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Birmingham’s Dr. Larry Lemak has built his name as a world-renowned sports medicine and orthopedic surgeon, operating on thousands of patients, from well known athletes to regular citizens.
But Lemak says his public battle with throat cancer has made him an even better doctor as he got to experience up close the best in medical care from the other side: as a patient.
“In my journey, I learned how to be a better doctor,” Lemak told a packed audience at the Hyatt Regency The Wynfrey Hotel during his keynote address this morning, May 5, at the 33rd Annual Hoover Mayor’s Prayer Breakfast.
His speech at the event, sponsored by the Hoover Beautification Board, resonated with the audience, including Hoover Mayor Gary Ivey and emcee ABC 33/40 anchor Brenda Ladun, both cancer survivors.
Lemak is founder of Lemak Sports Medicine & Orthopedics, which specializes in sports medicine and knee replacement. He talked of being “stunned” two years ago upon being diagnosed with throat cancer.
The most difficult part was telling his loved ones: his wife of nearly 50 years, Georgine, three children and grandchildren. He then informed his employees, and credits his family, employees and friends with giving him encouragement, especially during difficult days of radiation treatments.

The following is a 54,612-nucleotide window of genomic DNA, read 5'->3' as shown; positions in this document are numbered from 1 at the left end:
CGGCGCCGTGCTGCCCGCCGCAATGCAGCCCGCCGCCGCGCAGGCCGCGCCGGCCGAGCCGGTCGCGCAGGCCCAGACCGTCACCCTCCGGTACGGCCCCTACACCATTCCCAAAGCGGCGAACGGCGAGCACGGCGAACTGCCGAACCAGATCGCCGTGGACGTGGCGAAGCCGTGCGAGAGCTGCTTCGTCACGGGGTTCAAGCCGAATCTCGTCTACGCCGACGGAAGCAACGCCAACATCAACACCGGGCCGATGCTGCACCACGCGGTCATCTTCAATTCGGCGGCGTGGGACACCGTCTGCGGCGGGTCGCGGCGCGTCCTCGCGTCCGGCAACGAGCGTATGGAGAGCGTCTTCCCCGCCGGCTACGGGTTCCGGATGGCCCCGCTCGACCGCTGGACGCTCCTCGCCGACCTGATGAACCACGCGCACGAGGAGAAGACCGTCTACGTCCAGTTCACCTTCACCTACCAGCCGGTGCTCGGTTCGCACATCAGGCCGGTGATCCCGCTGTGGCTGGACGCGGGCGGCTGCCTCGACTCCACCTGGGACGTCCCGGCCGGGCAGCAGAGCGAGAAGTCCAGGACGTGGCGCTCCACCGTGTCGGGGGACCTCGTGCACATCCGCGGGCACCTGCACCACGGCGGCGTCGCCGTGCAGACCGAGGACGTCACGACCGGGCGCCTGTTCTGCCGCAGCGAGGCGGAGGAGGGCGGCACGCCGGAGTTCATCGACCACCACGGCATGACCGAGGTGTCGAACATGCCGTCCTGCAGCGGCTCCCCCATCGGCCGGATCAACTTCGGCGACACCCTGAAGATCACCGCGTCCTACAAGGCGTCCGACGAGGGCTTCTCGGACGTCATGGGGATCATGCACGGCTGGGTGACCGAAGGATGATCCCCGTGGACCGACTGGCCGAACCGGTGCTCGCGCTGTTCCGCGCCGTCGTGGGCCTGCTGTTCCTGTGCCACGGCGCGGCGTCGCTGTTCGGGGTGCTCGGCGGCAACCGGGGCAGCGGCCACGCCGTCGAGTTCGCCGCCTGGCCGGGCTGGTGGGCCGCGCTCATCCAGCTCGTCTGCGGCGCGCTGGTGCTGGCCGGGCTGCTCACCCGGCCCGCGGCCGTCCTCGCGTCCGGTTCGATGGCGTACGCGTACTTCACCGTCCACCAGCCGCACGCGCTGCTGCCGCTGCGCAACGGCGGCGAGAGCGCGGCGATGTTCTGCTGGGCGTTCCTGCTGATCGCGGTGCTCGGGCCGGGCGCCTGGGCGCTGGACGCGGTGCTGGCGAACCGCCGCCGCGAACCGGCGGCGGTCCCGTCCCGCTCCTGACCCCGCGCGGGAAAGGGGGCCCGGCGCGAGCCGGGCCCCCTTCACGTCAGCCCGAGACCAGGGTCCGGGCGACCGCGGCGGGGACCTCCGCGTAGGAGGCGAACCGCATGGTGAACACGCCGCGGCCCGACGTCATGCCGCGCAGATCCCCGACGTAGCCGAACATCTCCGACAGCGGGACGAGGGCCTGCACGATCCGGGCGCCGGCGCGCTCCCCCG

“I had patients depending on me,” Lemak said. “People at my practice were wonderful. My son Matthew managed the practice and was a big help.”
His cancer battle, Lemak said, gave him a chance to get “my affairs in order” as the disease is difficult to predict. He leaned heavily on his faith in God.
Being a public doctor, Lemak said he faced a quandary in how to deal with media calls as his cancer battle became public. He asked the media if he could craft his struggle in his own way, and was “overwhelmed” by community support.
“Life is extremely unpredictable,” Lemak said. “No one invites adversity like this in life. When faced with adversity, use it to find opportunities to help others.”
Since enduring his throat cancer battle, Lemak has become an advocate for others, reaching out to cancer victims just as those going through it helped him cope.
Lemak said he was blessed to be treated by a great team of cancer doctors at UAB.
“They were so kind,” he said. “Here I am a doctor and I got to be on the other side. I got the best treatment possible.”
Lemak said he underwent six weeks of care, including multiple radiation treatments a week. Throat cancer caused him to have to eat using a straw, mostly broth, and he credits his wife for strengthening his faith on tough days.
“I came back with the ability to be a better doctor because of the key people who were with me throughout this, including my wife and my family,” Lemak said.
His three friends who were throat cancer survivors “gave me hope,” he said.
Lemak said he is not through with his struggle, but thanks to faith in God, great doctors and supportive friends and family, he is much better. He asked attendees at the prayer breakfast to pray for those battling cancer, including some in the room.
“There is no substitute for the power of prayer,” Lemak said.